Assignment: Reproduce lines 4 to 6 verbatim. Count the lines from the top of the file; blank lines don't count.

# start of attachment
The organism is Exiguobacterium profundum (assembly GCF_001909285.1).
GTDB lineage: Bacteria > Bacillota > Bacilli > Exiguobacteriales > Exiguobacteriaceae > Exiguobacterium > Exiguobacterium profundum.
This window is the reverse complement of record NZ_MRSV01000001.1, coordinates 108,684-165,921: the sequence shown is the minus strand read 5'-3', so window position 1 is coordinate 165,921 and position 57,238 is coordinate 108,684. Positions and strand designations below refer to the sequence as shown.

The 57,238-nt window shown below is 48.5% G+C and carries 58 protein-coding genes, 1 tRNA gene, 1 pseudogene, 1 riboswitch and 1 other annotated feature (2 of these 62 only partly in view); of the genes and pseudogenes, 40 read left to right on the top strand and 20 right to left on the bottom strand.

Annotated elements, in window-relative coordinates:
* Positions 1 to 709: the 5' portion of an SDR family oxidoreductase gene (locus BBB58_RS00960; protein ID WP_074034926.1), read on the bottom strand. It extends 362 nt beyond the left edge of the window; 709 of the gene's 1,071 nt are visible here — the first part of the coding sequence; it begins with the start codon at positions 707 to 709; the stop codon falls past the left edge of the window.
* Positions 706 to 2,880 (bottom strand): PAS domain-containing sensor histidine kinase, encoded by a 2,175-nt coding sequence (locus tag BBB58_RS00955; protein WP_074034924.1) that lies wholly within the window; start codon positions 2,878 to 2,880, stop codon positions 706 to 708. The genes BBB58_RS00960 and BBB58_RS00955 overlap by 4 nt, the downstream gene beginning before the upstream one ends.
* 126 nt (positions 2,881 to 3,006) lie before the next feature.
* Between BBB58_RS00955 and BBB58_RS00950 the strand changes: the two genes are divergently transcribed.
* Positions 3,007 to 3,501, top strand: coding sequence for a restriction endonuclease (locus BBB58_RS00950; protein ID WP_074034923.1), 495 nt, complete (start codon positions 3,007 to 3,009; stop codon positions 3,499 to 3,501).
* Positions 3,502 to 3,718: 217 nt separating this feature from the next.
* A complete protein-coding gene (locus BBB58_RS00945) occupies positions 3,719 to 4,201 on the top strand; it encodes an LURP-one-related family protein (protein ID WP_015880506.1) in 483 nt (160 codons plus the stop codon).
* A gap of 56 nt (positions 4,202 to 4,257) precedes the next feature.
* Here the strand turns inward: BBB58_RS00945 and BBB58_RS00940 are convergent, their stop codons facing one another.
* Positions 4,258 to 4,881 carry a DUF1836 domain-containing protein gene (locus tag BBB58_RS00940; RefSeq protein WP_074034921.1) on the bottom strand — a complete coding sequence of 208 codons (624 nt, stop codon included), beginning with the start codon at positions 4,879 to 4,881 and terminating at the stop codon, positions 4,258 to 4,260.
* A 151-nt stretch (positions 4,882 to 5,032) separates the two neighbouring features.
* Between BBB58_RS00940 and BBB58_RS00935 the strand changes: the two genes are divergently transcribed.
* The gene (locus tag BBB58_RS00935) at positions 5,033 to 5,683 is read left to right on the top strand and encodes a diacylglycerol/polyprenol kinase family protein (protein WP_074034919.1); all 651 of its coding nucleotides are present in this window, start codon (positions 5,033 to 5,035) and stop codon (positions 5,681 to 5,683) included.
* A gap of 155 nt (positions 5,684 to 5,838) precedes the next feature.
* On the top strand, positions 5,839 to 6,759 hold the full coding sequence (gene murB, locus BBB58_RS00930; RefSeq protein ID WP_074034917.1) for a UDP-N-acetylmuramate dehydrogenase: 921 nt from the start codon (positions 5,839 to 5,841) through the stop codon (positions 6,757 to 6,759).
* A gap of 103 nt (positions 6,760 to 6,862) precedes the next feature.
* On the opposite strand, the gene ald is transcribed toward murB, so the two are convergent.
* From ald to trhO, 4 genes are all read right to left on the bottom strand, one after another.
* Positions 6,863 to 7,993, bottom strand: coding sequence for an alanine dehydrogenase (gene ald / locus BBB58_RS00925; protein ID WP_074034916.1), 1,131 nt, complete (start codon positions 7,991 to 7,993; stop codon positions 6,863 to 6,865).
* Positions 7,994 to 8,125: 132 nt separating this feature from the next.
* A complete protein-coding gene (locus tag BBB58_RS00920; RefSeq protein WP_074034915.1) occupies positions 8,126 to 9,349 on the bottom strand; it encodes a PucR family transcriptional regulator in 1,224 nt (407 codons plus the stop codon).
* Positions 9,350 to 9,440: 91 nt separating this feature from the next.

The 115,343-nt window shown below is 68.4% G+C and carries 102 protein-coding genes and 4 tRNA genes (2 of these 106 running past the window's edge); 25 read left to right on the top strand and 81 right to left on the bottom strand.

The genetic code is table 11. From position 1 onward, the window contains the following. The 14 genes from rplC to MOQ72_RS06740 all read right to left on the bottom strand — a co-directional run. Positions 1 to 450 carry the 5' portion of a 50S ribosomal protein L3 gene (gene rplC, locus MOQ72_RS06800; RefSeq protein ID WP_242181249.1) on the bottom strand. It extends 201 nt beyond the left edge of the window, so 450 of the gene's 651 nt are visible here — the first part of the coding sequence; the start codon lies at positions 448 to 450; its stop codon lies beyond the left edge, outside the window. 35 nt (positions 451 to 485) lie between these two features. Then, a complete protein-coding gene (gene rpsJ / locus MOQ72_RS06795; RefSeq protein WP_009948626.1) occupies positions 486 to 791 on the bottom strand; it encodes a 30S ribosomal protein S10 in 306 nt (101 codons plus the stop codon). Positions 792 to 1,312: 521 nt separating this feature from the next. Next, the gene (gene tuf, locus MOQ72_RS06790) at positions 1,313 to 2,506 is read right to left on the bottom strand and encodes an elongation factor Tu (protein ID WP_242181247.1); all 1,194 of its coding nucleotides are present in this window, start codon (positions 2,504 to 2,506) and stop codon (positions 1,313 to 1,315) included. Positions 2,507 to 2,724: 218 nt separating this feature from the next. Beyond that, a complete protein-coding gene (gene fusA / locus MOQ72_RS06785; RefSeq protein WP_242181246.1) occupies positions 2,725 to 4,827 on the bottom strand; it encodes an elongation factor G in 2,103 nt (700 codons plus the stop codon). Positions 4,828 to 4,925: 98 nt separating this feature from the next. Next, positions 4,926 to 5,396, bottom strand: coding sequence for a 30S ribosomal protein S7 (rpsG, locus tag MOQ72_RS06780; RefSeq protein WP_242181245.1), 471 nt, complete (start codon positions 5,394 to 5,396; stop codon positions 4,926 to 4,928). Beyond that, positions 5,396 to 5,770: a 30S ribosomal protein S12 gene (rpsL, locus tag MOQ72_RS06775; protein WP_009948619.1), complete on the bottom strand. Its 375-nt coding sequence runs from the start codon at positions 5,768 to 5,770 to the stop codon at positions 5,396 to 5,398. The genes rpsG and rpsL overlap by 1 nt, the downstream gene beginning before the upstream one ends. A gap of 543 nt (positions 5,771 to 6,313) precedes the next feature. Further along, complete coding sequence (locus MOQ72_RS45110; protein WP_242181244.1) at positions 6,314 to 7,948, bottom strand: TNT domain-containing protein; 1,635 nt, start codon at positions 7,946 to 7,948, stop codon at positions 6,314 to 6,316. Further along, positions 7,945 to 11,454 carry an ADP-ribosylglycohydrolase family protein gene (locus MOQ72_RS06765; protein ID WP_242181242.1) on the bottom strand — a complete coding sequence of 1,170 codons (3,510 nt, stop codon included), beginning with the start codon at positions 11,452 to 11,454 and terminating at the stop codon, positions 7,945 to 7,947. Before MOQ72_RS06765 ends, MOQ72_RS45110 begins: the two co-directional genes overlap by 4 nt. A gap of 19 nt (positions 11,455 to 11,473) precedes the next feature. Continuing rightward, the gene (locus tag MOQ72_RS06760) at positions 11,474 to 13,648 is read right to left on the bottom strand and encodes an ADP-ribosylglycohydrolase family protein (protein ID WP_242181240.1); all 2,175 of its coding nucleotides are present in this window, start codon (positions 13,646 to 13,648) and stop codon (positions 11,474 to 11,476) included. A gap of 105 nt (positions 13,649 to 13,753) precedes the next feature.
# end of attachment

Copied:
The 57,238-nt window shown below is 48.5% G+C and carries 58 protein-coding genes, 1 tRNA gene, 1 pseudogene, 1 riboswitch and 1 other annotated feature (2 of these 62 only partly in view); of the genes and pseudogenes, 40 read left to right on the top strand and 20 right to left on the bottom strand.

Annotated elements, in window-relative coordinates:
* Positions 1 to 709: the 5' portion of an SDR family oxidoreductase gene (locus BBB58_RS00960; protein ID WP_074034926.1), read on the bottom strand. It extends 362 nt beyond the left edge of the window; 709 of the gene's 1,071 nt are visible here — the first part of the coding sequence; it begins with the start codon at positions 707 to 709; the stop codon falls past the left edge of the window.